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Airbnb – more than just a tax dodge?

By Alexandra Craig - 7 April 2015 37

hotel room

Airbnb is a business name that just keeps popping up. I’d heard a lot about it, but didn’t actually know any Canberrans who had used it or rented out their own place to travellers.

For those who have never heard of Airbnb, it’s a website for people to rent out their own homes or apartments to those who are looking for a place to stay. Airbnb has over 800,000 listings in 33,000 cities and 192 countries. Canberra currently has 270+ rentals available ranging from a $39 per night accommodation in Queanbeyan (however, one of the hosts is vegan and requires guests to be at least vegetarian and consumption of meat, fish, and eggs is not allowed), to a two-bedroom renovated terrace in Dickson for $300 per night (no rules about food listed!).

My first thought with Airbnb was along the lines of potential horror stories. What if the house is really, really dodgy and dirty?! What if you have to share your room with the owner’s pet iguana?! What if there’s a murderer in the closet?! The same horror thoughts extended to people who rent out their own place to travellers. What if all their stuff gets stolen?! What if guests go through their underwear drawer?! What if they leave a body in the bathroom?! I put out a call on social media asking for people’s experiences and an overwhelming majority said they had had really good experiences with Airbnb. Almost all said that as long as you do your research and thoroughly check the reviews then you’ll be fine. No one reported any dodgy houses, no iguanas and no murderers.

One person I spoke to did have a pretty bad story. She was in Rome and found that the apartments she had booked did not exist and neither did the street they were supposed to be on. She was especially unlucky as that particular week there were an extra four million people in Rome for the canonisation of two popes so her and her partner were pretty much homeless for a week.

I spoke to one person who rents out her one bedroom apartment in Canberra. She lives there the majority of the time, but when it’s booked out she stays at her partner’s house and takes personal items (photos, tax documents etc) with her. I can also report that she has had great guests so far, nothing has been stolen, no underwear has been sifted through, and no bodies left in the bathroom.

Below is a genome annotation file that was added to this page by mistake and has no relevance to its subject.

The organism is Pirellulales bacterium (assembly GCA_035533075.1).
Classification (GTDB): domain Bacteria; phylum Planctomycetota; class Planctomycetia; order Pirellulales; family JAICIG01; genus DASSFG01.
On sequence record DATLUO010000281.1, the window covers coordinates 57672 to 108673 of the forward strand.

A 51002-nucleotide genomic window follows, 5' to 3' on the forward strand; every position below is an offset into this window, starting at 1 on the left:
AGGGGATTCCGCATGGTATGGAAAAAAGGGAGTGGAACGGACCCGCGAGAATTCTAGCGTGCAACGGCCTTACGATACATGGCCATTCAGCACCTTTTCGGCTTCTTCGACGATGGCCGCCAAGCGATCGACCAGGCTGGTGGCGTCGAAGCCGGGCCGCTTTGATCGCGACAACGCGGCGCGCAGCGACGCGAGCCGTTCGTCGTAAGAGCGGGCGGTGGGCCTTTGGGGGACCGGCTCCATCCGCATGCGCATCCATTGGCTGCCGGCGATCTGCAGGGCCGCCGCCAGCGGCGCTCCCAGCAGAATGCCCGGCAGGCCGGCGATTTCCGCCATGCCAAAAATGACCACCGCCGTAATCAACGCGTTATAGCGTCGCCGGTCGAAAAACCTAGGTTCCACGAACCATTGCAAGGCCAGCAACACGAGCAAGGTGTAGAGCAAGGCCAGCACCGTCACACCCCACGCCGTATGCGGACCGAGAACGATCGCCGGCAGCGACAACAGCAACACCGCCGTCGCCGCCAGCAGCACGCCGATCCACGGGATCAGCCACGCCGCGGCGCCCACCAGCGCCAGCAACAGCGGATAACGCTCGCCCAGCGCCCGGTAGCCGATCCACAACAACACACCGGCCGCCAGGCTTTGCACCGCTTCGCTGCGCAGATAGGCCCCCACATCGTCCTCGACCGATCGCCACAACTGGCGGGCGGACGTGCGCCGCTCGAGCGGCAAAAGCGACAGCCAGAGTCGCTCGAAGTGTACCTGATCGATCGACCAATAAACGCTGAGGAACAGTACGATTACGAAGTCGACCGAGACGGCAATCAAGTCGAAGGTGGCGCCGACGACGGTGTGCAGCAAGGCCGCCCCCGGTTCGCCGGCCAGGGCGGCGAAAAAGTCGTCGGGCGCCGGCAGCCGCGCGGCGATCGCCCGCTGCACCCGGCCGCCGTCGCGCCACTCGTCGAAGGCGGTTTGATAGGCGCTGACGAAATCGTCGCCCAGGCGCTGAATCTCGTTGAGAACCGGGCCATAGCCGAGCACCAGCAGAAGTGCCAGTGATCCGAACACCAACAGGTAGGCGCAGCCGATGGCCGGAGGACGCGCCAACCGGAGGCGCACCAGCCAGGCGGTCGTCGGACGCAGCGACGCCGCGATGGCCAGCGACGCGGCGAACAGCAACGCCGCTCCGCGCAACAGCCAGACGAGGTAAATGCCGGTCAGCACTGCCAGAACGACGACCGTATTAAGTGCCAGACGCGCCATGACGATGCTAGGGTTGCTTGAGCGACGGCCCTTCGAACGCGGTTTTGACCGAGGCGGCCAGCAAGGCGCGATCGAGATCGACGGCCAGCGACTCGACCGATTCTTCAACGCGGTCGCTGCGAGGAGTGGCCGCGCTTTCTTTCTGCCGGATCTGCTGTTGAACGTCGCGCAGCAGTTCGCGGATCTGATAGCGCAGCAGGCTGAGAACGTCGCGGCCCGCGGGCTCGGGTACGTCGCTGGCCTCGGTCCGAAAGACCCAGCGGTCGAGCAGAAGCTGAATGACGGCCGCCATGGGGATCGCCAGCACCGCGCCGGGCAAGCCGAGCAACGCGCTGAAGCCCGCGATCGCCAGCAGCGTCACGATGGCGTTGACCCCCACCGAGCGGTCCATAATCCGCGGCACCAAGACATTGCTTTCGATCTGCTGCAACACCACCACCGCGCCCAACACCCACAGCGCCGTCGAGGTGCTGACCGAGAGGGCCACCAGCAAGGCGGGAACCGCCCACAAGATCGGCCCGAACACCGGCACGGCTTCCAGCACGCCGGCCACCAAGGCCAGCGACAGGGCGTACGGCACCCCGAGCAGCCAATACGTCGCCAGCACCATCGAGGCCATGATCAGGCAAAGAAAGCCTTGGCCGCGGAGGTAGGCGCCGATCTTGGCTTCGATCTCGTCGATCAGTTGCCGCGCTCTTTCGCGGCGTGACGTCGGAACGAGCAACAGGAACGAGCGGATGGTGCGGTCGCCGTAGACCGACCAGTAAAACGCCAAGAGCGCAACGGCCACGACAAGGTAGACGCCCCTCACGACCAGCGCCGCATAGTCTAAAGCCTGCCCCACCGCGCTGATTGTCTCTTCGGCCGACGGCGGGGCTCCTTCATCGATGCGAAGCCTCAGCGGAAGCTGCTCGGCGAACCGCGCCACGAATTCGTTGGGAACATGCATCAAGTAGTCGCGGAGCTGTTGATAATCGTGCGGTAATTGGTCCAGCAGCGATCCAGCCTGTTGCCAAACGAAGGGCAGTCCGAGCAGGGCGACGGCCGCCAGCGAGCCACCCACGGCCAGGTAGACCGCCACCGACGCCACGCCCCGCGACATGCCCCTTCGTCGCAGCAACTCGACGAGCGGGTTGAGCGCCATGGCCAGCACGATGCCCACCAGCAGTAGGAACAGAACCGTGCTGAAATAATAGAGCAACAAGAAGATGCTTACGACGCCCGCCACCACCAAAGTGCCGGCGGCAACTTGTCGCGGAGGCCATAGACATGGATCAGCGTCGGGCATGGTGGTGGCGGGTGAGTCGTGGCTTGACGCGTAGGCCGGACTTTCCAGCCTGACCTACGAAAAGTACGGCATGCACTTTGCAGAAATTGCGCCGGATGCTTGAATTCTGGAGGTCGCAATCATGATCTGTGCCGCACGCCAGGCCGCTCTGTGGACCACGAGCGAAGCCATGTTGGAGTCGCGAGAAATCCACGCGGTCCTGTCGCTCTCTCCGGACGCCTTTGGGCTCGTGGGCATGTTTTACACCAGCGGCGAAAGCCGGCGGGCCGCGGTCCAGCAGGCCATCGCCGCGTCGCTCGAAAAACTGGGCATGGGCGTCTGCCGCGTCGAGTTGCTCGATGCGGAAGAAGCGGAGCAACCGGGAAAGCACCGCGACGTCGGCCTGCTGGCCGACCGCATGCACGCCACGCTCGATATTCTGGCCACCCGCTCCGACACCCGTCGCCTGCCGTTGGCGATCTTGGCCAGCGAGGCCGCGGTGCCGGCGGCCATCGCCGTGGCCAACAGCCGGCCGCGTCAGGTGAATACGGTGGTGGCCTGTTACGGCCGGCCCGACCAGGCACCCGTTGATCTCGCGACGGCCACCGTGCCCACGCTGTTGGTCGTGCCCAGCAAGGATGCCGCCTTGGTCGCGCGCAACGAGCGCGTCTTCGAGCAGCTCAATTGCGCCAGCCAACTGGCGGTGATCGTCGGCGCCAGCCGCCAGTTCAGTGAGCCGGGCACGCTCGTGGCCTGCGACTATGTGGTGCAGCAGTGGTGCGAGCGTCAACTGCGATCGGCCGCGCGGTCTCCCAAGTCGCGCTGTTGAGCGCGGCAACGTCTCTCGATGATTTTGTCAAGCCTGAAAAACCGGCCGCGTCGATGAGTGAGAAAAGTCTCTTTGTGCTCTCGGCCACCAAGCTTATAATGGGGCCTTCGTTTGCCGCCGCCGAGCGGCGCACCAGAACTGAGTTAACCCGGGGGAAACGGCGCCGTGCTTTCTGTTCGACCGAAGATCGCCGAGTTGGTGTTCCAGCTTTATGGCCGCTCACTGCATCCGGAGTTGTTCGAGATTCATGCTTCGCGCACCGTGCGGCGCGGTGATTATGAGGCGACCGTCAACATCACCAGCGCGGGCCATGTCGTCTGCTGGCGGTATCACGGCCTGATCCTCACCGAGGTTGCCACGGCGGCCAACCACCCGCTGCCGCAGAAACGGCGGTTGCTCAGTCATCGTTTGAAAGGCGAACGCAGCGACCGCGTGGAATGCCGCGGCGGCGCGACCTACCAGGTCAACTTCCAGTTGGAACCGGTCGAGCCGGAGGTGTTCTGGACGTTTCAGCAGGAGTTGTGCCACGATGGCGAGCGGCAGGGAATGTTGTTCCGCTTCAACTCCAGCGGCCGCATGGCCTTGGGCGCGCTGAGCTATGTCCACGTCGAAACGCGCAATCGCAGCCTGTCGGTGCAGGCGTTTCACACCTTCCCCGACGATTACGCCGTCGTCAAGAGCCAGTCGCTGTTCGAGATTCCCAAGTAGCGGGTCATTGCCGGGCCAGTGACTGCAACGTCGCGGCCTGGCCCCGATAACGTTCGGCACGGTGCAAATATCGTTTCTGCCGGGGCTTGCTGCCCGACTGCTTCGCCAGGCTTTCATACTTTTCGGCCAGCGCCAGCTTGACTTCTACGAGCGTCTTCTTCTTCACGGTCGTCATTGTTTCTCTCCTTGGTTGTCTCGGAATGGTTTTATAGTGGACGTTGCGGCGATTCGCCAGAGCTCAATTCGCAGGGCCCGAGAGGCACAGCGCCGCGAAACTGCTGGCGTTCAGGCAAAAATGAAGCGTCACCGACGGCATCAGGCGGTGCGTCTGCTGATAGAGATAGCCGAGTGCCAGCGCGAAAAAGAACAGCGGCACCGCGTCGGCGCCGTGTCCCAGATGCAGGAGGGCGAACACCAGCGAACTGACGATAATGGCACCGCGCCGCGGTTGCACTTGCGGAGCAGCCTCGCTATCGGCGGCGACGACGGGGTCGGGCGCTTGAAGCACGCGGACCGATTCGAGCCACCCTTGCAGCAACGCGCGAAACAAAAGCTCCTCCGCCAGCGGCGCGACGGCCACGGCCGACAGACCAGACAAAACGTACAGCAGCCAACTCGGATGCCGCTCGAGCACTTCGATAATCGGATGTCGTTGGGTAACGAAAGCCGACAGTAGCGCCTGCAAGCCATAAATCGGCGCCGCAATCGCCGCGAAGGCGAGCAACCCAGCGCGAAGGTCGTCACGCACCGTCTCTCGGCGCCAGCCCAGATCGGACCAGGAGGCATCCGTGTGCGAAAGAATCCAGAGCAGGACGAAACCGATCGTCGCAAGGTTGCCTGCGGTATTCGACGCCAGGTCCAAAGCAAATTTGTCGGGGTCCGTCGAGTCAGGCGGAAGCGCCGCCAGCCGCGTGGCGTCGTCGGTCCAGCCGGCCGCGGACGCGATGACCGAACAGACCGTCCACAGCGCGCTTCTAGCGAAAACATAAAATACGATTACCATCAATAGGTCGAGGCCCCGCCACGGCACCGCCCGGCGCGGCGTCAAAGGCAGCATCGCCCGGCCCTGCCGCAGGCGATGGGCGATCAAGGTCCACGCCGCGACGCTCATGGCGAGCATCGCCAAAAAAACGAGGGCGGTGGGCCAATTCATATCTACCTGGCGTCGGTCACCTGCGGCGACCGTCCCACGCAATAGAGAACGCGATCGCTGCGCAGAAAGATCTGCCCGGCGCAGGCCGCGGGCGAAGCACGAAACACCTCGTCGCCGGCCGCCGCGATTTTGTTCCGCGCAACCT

I’ve seen articles over the last few months debating whether Airbnb is a good thing or not, and if it will destroy the hotel industry. Unless there’s only one hotel in a city and an abundance of Airbnb rooms, I don’t think our hotel chains have anything to worry about. Accommodation can be scarce in Canberra, especially on parliamentary sitting weeks, so I think Airbnb is probably a good thing for our city. If all the hotels are booked out, Airbnb can step in and provide affordable accommodation.

However, some people make the argument that renting out your property via Airbnb is a way for owners to dodge tax by not declaring the cash they make from Airbnb. Others argue that it will destroy the economy as it’s not contributing to employment.

It’s definitely something that will be difficult to regulate and may rain on some parades once such rules and requirements are implemented, but in the meantime it appears that those who use it are raking in the benefits.

Have you ever stayed in Airbnb accommodation, or do you rent out your place?

What’s Your opinion?


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37 Responses to
Airbnb – more than just a tax dodge?
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dungfungus 10:22 am 22 Dec 15

It appears that Airbnb are not complying with regulations in Barcelona.
https://au.finance.yahoo.com/news/barcelona-city-hall-fines-airbnb-124244915.html
I think we have similar regulations in Canberra so over to Canberra regulators.

dungfungus 8:04 am 16 Apr 15

Madam Cholet said :

Never mind the tax laws…think about hosts being uninsured for your stay. Insurance companies will wise up to this and will ask questions about any claims involving third parties staying in your home.

http://news.domain.com.au/domain/real-estate-news/airbnb-in-the-spotlight-after-vicious-dog-attack-20150415-1ml946.html

That is another Uber moment (does private car CTP insurance cover paying passengers?)

Madam Cholet 6:53 pm 15 Apr 15

Never mind the tax laws…think about hosts being uninsured for your stay. Insurance companies will wise up to this and will ask questions about any claims involving third parties staying in your home.